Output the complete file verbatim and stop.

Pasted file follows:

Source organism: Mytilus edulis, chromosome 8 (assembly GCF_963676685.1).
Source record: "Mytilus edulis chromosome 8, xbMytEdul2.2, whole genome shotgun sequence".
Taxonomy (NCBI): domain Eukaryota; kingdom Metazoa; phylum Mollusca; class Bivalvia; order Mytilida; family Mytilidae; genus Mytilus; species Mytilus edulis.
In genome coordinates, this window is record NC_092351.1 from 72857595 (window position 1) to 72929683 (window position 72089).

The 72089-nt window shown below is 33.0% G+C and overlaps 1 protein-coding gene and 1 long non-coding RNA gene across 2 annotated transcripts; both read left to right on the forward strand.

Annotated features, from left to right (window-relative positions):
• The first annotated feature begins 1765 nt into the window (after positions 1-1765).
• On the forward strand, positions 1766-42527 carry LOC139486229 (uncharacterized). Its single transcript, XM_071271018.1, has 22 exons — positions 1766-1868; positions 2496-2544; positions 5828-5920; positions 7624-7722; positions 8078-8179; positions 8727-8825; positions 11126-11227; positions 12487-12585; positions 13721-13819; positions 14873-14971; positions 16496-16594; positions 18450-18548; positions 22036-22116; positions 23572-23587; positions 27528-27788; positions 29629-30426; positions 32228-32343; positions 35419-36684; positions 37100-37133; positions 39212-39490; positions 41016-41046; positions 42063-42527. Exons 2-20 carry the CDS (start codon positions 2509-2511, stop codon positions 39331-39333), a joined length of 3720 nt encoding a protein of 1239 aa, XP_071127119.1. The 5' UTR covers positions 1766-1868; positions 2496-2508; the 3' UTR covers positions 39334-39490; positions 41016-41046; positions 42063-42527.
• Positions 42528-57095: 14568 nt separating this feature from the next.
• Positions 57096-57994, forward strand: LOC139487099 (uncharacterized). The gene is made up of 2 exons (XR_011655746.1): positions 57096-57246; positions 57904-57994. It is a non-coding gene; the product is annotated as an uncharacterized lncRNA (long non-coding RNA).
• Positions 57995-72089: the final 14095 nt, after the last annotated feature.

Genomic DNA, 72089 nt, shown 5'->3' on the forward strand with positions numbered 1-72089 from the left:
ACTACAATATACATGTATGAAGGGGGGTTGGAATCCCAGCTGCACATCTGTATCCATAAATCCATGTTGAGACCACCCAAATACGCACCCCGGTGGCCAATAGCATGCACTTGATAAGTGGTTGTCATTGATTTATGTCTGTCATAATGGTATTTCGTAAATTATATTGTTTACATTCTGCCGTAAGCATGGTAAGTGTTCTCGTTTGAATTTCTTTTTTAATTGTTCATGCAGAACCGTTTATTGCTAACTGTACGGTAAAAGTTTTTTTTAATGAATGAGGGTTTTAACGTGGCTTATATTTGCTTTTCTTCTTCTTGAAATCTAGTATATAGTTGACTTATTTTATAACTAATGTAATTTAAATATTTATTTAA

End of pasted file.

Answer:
Source organism: Mytilus edulis, chromosome 8 (assembly GCF_963676685.1).
Source record: "Mytilus edulis chromosome 8, xbMytEdul2.2, whole genome shotgun sequence".
Taxonomy (NCBI): domain Eukaryota; kingdom Metazoa; phylum Mollusca; class Bivalvia; order Mytilida; family Mytilidae; genus Mytilus; species Mytilus edulis.
In genome coordinates, this window is record NC_092351.1 from 72857595 (window position 1) to 72929683 (window position 72089).

The 72089-nt window shown below is 33.0% G+C and overlaps 1 protein-coding gene and 1 long non-coding RNA gene across 2 annotated transcripts; both read left to right on the forward strand.

Annotated features, from left to right (window-relative positions):
• The first annotated feature begins 1765 nt into the window (after positions 1-1765).
• On the forward strand, positions 1766-42527 carry LOC139486229 (uncharacterized). Its single transcript, XM_071271018.1, has 22 exons — positions 1766-1868; positions 2496-2544; positions 5828-5920; positions 7624-7722; positions 8078-8179; positions 8727-8825; positions 11126-11227; positions 12487-12585; positions 13721-13819; positions 14873-14971; positions 16496-16594; positions 18450-18548; positions 22036-22116; positions 23572-23587; positions 27528-27788; positions 29629-30426; positions 32228-32343; positions 35419-36684; positions 37100-37133; positions 39212-39490; positions 41016-41046; positions 42063-42527. Exons 2-20 carry the CDS (start codon positions 2509-2511, stop codon positions 39331-39333), a joined length of 3720 nt encoding a protein of 1239 aa, XP_071127119.1. The 5' UTR covers positions 1766-1868; positions 2496-2508; the 3' UTR covers positions 39334-39490; positions 41016-41046; positions 42063-42527.
• Positions 42528-57095: 14568 nt separating this feature from the next.
• Positions 57096-57994, forward strand: LOC139487099 (uncharacterized). The gene is made up of 2 exons (XR_011655746.1): positions 57096-57246; positions 57904-57994. It is a non-coding gene; the product is annotated as an uncharacterized lncRNA (long non-coding RNA).
• Positions 57995-72089: the final 14095 nt, after the last annotated feature.

Genomic DNA, 72089 nt, shown 5'->3' on the forward strand with positions numbered 1-72089 from the left:
ACTACAATATACATGTATGAAGGGGGGTTGGAATCCCAGCTGCACATCTGTATCCATAAATCCATGTTGAGACCACCCAAATACGCACCCCGGTGGCCAATAGCATGCACTTGATAAGTGGTTGTCATTGATTTATGTCTGTCATAATGGTATTTCGTAAATTATATTGTTTACATTCTGCCGTAAGCATGGTAAGTGTTCTCGTTTGAATTTCTTTTTTAATTGTTCATGCAGAACCGTTTATTGCTAACTGTACGGTAAAAGTTTTTTTTAATGAATGAGGGTTTTAACGTGGCTTATATTTGCTTTTCTTCTTCTTGAAATCTAGTATATAGTTGACTTATTTTATAACTAATGTAATTTAAATATTTATTTAA